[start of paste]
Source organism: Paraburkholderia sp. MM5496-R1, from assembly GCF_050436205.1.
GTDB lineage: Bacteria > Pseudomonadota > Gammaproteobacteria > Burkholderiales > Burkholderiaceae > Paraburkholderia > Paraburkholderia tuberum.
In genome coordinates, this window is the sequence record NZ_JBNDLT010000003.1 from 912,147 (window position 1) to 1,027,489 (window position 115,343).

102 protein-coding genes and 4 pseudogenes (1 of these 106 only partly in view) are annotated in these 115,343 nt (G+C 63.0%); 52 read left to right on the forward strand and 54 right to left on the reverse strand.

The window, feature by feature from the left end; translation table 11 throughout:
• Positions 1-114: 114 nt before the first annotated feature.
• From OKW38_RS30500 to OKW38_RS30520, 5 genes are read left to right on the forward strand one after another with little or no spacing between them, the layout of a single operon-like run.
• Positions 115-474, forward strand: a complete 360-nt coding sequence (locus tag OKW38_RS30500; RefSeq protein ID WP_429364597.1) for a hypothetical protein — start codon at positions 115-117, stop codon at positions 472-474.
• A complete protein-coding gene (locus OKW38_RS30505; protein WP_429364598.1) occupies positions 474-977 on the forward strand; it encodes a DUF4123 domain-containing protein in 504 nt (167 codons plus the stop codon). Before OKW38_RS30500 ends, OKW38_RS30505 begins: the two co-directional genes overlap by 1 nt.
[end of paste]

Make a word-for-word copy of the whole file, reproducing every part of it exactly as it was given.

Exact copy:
Source organism: Paraburkholderia sp. MM5496-R1, from assembly GCF_050436205.1.
GTDB lineage: Bacteria > Pseudomonadota > Gammaproteobacteria > Burkholderiales > Burkholderiaceae > Paraburkholderia > Paraburkholderia tuberum.
In genome coordinates, this window is the sequence record NZ_JBNDLT010000003.1 from 912,147 (window position 1) to 1,027,489 (window position 115,343).

102 protein-coding genes and 4 pseudogenes (1 of these 106 only partly in view) are annotated in these 115,343 nt (G+C 63.0%); 52 read left to right on the forward strand and 54 right to left on the reverse strand.

The window, feature by feature from the left end; translation table 11 throughout:
• Positions 1-114: 114 nt before the first annotated feature.
• From OKW38_RS30500 to OKW38_RS30520, 5 genes are read left to right on the forward strand one after another with little or no spacing between them, the layout of a single operon-like run.
• Positions 115-474, forward strand: a complete 360-nt coding sequence (locus tag OKW38_RS30500; RefSeq protein ID WP_429364597.1) for a hypothetical protein — start codon at positions 115-117, stop codon at positions 472-474.
• A complete protein-coding gene (locus OKW38_RS30505; protein WP_429364598.1) occupies positions 474-977 on the forward strand; it encodes a DUF4123 domain-containing protein in 504 nt (167 codons plus the stop codon). Before OKW38_RS30500 ends, OKW38_RS30505 begins: the two co-directional genes overlap by 1 nt.